The global challenge of child labour: Going for the goal

The global campaign against child labour – especially in its worst forms – is at a crossroads. From an optimistic projection just four years ago that the end of the worst forms of child labour was in sight, the most recent ILO report casts doubt on whether that goal can be reached by the target year of 2016. It calls for urgent steps to accelerate action against child labour. The key messages of the report were delivered at a Global Conference on Child Labour hosted by the Government of the Netherlands on 10–11 May in The Hague. The Conference adopted a new “roadmap” aimed at achieving the goals set in 2006. IPEC Director Constance Thomas examines achievements made and challenges that remain in the fight against child labour.

GENEVA – In 2006, the ILO’s second Global Report on child labour reported significant progress in the fight against child labour. Encouraged by the positive trend, the ILO established a visionary target – to eliminate child labour in its worst forms by 2016. Four years on, the third Global Report paints a different picture: although child labour continues to decline, it is at a slower pace. If countries carry on with business as usual the 2016 target will not be met.

The new report (Note 1) says that there was a reduction of just 3 per cent in child labour in the four-year period covered by the global estimates. 215 million children are still caught in child labour and a staggering 115 million are exposed to hazardous work.

We have seen the largest reduction among children aged 5–14 where child labour fell by 10 per cent. There are also fewer children in hazardous work, a proxy sometimes used for the worst forms of child labour. However, child labour has been increasing among boys whilst decreasing among girls. Alarmingly, there has been a 20 per cent increase in child labour in the 15–17 years age group. These are mainly children who have reached the minimum age of employment but are working in conditions or sectors categorized as hazardous for children.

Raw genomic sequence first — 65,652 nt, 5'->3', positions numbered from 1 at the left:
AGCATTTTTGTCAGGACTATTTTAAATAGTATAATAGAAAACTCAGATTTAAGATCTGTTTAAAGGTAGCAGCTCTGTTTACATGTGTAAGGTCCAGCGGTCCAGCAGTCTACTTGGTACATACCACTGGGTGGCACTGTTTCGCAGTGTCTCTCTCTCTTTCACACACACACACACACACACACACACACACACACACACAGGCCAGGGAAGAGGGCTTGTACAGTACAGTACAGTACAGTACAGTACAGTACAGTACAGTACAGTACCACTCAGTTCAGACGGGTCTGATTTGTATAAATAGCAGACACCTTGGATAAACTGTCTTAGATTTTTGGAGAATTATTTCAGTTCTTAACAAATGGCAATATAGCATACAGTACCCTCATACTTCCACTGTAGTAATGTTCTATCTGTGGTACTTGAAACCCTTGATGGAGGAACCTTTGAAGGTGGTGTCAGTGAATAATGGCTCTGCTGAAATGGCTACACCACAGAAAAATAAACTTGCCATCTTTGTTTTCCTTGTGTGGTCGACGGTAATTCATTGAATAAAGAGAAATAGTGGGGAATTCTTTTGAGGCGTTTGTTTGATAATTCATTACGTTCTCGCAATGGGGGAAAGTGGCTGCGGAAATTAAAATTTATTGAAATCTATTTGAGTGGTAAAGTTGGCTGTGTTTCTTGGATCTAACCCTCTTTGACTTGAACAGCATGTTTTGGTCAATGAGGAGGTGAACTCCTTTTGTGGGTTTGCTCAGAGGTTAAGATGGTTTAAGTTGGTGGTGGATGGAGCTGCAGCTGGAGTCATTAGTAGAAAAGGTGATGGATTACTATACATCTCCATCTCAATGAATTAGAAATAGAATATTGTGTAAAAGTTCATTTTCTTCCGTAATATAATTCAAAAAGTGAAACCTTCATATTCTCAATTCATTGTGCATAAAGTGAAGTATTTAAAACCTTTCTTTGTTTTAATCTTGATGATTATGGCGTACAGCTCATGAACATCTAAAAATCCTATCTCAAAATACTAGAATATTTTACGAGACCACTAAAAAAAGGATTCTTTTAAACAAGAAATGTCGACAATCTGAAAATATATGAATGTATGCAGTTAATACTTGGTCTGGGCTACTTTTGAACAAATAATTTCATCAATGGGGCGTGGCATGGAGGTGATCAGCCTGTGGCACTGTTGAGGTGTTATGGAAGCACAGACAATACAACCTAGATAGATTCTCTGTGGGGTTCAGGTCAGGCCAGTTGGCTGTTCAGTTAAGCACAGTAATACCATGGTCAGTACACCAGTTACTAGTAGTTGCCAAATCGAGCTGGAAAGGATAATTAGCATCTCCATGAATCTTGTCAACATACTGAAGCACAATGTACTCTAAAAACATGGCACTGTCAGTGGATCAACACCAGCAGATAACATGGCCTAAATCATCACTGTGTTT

The new Global Report provides a strong warning and a call for action. Though the pace of progress is simply not sufficient to achieve the 2016 target, it is not too late to turn things around. The elimination of child labour is possible and affordable if we have the will to fight for it. The ILO has estimated that the global cost of eliminating child labour is outweighed by the economic benefits by a ratio of 6.7 to 1. The amounts which would need to be spent are far less than what governments recently allocated to save commercial banks during the global financial crisis. It’s just a matter of ambition and political will.

The report identifies some key challenges in tackling child labour: the alarming scale of the problem in Africa and South Asia, the need for a drive against child labour in agriculture and the need to tackle sometimes “hidden” forms of child labour which are often also among the worst forms. It is time for governments to honour their commitments and accelerate action to tackle child labour.

Regional trends

For the first time, the ILO’s Global Report includes regional trends. The most significant reduction of child labour over the last decade was seen in the Americas, while Africa remains the region with the least progress. Africa is also the region with the highest incidence of children working, with one in four children engaged in child labour.

Another region that faces a critical situation is South Asia, home to large numbers of child labourers and where a greater political commitment to the ratification of ILO child labour Conventions is required. As for the Arab region, whilst there are no recent estimates past IPEC experience suggests child labour remains a significant problem in some countries and that it is often compounded by poverty, widespread unemployment and the poor quality of education.

Possible impact of the global economic and social crisis